And, I should add that nearly all these places of interest will have an entry fee. Some will only be a couple of American dollars, but some of the major sites could be 10 to 20 dollars.
The exchange rate varies a little. Today, for one US dollar you may get 6.13 Chns Yuan (formerly known as RMB for renminbi (the People's money).
I usually change money at banks, if its a major hotel I will consider changing there if their offer suits). Why? It is said that there is some fake notes circulating. The bank should weed them out, but a street vendor may not.
And, the street is quite money savvy.
Tips used to be considered unneccessary, but times are changing. One of my travel companions, for instance, likes to look for the room maid on our first morning (if staying for a few days) and give her a hongbao (red envelope - you can see them in many shops), and its a nice way to give a monetary gift. Sometimes he'll take some small (cheap) toy aussie animals and give a couple as a gift. He claims it stops the staff stealing from you. If its a money gift, he may place twenty or thirty yuan in the hongbao. Otherwise follow your normal tipping conventions from home. You can be quite certain the staff likely know the custom of your home country.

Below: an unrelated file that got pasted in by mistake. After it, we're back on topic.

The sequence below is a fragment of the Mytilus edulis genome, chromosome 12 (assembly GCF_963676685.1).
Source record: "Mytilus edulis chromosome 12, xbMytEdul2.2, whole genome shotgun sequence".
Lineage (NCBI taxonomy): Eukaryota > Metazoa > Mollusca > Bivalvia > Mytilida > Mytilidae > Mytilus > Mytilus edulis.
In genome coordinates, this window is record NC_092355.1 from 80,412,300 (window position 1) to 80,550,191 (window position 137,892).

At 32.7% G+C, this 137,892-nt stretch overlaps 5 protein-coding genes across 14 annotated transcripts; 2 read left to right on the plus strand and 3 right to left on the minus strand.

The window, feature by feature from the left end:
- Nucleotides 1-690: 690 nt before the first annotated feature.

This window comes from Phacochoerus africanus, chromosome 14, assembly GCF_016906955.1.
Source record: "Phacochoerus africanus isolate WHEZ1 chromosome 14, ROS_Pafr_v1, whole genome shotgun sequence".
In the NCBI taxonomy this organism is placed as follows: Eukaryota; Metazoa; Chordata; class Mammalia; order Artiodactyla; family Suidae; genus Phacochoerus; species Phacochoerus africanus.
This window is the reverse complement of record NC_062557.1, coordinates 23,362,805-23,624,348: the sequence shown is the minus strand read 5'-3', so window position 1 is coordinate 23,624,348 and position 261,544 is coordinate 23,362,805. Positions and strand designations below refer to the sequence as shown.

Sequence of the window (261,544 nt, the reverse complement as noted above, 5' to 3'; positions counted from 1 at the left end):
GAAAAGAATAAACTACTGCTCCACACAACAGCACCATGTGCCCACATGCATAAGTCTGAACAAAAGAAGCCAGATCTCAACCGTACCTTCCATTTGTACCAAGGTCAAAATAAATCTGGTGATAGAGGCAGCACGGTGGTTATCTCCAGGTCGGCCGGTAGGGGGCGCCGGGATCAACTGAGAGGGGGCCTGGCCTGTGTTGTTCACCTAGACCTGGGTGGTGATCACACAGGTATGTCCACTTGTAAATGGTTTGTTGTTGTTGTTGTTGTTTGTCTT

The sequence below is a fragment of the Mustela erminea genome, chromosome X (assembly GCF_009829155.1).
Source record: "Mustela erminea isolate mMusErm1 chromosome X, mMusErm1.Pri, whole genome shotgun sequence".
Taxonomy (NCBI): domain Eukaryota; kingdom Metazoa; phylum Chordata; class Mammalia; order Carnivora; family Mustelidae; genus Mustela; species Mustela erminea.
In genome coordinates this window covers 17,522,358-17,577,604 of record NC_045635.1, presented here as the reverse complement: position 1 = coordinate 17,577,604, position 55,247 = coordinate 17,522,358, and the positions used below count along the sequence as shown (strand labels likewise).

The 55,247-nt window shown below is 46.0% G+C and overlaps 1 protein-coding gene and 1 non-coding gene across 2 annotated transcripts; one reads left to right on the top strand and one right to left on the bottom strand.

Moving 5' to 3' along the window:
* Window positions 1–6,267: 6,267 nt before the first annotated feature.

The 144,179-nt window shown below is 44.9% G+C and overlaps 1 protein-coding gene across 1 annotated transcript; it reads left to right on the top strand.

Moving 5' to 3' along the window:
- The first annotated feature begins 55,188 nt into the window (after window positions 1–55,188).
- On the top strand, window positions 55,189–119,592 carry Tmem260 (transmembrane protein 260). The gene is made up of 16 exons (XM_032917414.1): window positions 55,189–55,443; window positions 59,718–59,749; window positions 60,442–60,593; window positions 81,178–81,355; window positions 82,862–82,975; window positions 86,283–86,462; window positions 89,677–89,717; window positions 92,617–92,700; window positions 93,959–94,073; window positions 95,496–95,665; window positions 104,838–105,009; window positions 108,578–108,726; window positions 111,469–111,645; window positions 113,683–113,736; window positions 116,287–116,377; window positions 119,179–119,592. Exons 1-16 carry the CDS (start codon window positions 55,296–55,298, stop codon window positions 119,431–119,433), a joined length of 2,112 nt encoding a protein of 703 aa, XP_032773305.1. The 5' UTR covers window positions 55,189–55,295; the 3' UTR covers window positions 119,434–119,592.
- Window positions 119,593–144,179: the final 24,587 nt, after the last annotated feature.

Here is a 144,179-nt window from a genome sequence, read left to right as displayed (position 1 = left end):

Without much income for some years now, I generally stay in cheap hotels. Super8 was a favourite (Have not travelled to China for 2 and a half years now - and, I miss my visits.) - The prices vary from place to place, but they generally were under A$50.00 or say 300 Chns Yuan, per room (i.e. double or two singles beds), per night. Some hotels ask for a deposit that covers the tariff.
Other cheaper chains, where you stand a chance of finding a clean comfortable room at economical costs are Home Inns (200-300 properties) and Days Hotels.
Take care with Chinese properties. Why so? Nothing wrong with them, but the standard Chinese bed is much firmer (harder) than westerners are likely to be comfortable with. On such a bed, I toss and turn all night.